our men shed tears of humiliation when
they learned that Bonaparte was uot to be
permitted to land on English soil—they did,
sir. and our officers, too, were a great deal
ruflled—and they felt that the British Go
vernment was doing something that was
mean, pettj* and 11 alicious.''
Here is the foundation for two or more
coats of paint. The first coat upon the
wood is called the priming. This may be
made a little thinner than thick cream by
the addition of more linseed oil. Some
painters add spirits turpentine to the pri
ming, but it is not best for outside work,
even in the priming coat, and it is ruinous
for the outer coats, as it causes the paint
to soon cut all to pieces in the weather anil
rub oIT like lime whitewash. Spirits tur
pentine is often put largely in outside work
by dishonest painters, (1), if they furnish
the paint themselves, because it cost less
than linseed oil, and (2), because it makes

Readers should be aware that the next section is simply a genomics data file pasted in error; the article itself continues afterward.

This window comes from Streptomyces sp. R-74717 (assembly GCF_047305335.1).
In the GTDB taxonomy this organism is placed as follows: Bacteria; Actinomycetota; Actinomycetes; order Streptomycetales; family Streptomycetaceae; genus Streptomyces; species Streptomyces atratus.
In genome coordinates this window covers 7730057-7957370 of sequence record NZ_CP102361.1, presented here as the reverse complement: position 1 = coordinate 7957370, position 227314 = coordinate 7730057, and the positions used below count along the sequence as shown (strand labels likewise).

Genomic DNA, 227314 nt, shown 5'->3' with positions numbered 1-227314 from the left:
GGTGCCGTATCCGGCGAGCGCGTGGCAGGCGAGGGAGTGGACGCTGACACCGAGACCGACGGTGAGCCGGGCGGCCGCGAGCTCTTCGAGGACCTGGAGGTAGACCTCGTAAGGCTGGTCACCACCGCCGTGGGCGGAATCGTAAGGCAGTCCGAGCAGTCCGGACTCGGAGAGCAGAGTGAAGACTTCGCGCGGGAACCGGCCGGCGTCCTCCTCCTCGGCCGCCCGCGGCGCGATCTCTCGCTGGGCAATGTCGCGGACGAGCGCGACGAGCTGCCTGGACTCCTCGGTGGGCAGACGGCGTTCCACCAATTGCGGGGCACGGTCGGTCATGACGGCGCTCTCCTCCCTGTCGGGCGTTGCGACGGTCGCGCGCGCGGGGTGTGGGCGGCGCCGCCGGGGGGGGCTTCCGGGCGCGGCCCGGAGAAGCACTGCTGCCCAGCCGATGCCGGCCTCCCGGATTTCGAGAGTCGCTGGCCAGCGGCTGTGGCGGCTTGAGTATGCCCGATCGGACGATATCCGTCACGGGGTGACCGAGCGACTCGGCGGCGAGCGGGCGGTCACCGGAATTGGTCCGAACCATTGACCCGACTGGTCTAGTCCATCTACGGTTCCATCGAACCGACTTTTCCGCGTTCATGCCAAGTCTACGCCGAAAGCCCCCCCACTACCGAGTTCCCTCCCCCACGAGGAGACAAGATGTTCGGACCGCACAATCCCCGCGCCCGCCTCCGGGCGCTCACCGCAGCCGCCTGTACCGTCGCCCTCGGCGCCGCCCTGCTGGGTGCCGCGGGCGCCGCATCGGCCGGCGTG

their work dry with greater rapidity. The
farmer doing his own painting will not be
apt to find himself in any great hurry about
the drying, but if he does he can make the
paint dry fast and yet be all right by adding
to it, at the mixing, a small quantity of
what they have for sale at the paint sh(>i>s
under the name of "Japan gold size."
The second coat of paint mu'- v never be
put on until the first coat or priming is en
tirely dry and hard. If you desire to put
on a third coat prepare your paiut exactly
as for the second coat. Be very careful
not to get your paint too thin; and before
putting on the third coat, make sure that
the second coat is perfectly dry. For in
side work you take your lead fr#>m the keg,
and mix it to the consistency of cream with
turpentine alone. Some painters apply it
in this condition; but if it be used about
the house, great advantage will be found to
come of the addition of one-half pint light
colored coach varnish to every gallon of
paint. This gives it a peculiar hardness,
and makes it so that one may wash it thor
oughly with soap suds and not damage it
in the least. This, it must be borne in
mind, is for a second or third eoat; the
wood must first have been primed the
same as for outside work, though the pri
ming may be mixed with turpentine instead
of linseed oil, yet a small proportion of oil